An applicant may agree to or refuse the information request within seven days. If no response is given within seven days, the request is taken to be refused. However, the local government cannot refuse to determine the application merely because the applicant has refused the information request. If the applicant refuses an information request, the local government must still determine an application within 60 or 90 days.
Complex applications for land uses not specified in a zoning table
A complex application must be advertised for 28 days or for a longer period agreed in writing between the applicant and the local government. Notice of the proposed development must be given to owners and occupiers of every property within 200m of the proposed development (or any other owners and occupiers in the vicinity who are likely to be affected).
Changes to structure plans
The Deemed Provisions now specify that structure plans comprise of a precinct structure plan (formerly activity centre plan) or a standard structure plan. These amendments have been made in support of the State Planning Policy 7.2: Precinct Design.
However, any activity centre plan made before 19 February 2021 will still continue to be in force. An activity centre plan in the process of preparation or amendment before 19 February 2021, will be taken to be a step in the preparation or amendment of a precinct structure plan under Part 4 of the Deemed Provisions.
Revocation or amendment of a structure plan resulting from a scheme amendment
The LPS Regulations now clarify that where there is an amendment to a local planning scheme that affects the area to which a structure plan relates, the amendment must now include a statement regarding whether:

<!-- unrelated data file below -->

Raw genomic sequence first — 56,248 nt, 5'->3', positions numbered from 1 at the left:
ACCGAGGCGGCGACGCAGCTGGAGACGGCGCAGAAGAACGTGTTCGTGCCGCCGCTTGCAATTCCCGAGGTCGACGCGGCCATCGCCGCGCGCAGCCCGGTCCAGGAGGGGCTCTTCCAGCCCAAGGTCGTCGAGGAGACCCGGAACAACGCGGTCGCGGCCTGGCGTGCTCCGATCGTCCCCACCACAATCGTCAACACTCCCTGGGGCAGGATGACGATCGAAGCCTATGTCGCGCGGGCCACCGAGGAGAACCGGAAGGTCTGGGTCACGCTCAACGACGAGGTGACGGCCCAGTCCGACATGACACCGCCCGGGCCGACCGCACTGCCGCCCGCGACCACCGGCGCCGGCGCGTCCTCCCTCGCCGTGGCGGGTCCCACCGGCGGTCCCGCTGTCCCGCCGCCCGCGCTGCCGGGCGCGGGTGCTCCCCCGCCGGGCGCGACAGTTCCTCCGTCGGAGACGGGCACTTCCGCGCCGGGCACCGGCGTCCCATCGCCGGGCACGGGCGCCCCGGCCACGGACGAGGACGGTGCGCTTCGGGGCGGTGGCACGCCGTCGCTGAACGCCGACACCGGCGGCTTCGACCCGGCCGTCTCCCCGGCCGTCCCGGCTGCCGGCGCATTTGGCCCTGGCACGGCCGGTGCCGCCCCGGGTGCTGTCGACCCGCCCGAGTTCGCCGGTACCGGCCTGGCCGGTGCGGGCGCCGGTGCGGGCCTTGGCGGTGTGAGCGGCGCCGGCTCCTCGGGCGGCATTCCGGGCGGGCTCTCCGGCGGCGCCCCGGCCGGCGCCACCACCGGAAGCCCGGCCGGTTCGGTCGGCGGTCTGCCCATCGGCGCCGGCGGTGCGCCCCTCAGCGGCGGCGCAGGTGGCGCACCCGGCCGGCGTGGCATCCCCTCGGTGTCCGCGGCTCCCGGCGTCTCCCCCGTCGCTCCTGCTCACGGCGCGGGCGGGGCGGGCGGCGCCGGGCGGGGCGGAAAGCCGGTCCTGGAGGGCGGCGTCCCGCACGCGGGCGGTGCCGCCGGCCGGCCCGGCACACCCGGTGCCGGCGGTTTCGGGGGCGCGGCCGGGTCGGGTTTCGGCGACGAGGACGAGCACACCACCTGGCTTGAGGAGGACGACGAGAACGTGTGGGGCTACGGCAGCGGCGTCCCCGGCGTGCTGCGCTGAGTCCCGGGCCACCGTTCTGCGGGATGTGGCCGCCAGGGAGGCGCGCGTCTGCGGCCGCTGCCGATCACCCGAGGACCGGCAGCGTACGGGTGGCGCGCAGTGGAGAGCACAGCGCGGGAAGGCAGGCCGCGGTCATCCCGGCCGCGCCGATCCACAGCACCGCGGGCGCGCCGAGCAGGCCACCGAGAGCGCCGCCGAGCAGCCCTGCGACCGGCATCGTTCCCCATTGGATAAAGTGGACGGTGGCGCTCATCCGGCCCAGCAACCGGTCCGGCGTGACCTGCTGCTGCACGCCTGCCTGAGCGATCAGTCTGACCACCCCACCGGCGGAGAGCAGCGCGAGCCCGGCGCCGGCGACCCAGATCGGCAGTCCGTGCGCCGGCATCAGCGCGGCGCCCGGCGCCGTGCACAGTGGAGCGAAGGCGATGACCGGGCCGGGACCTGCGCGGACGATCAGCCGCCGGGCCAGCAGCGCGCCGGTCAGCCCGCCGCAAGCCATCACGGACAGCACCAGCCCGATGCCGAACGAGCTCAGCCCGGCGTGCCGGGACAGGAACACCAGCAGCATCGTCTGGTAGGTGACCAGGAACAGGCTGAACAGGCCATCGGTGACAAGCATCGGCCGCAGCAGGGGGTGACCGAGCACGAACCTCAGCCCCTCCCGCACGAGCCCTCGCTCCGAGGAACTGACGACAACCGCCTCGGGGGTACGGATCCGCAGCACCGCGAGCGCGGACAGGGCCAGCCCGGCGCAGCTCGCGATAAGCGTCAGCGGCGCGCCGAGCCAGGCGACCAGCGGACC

- the approval of the structure plan is to be revoked; or
- the structure plan is to be amended in accordance with the statement; or
- the approval of the structure plan is not affected.
In such circumstances, the WAPC must revoke its approval or amend the structure plan in accordance with the relevant statement.
Other circumstances in which a structure plan may be revoked
In addition, the WAPC may revoke its approval of a structure plan if:
- a new structure plan is approved in relation to the area to which the structure plan to be revoked relates; or
- the WAPC considers that the plan has been implemented or is otherwise no longer required.
Where the owner of the land to which the structure plan relates has made an application to prepare a structure plan, the WAPC may revoke its approval of a structure plan if the applicant and the local government agree to the revocation.
Duration of approval
Under the new clause 28(4) of the Deemed Provisions, a structure plan that was approved before 19 October 2015 is taken to have been approved on that day, i.e. the approval in effect for 10 years will expire on 19 October 2025.
Submissions period for a proposed structure plan
The submissions period for a proposed structure plan has been amended to 42 days for anyone to make a submission, which provides a much longer period compared with the previous period of 14 to 28 days. The submissions period may be extended at the discretion of the WAPC.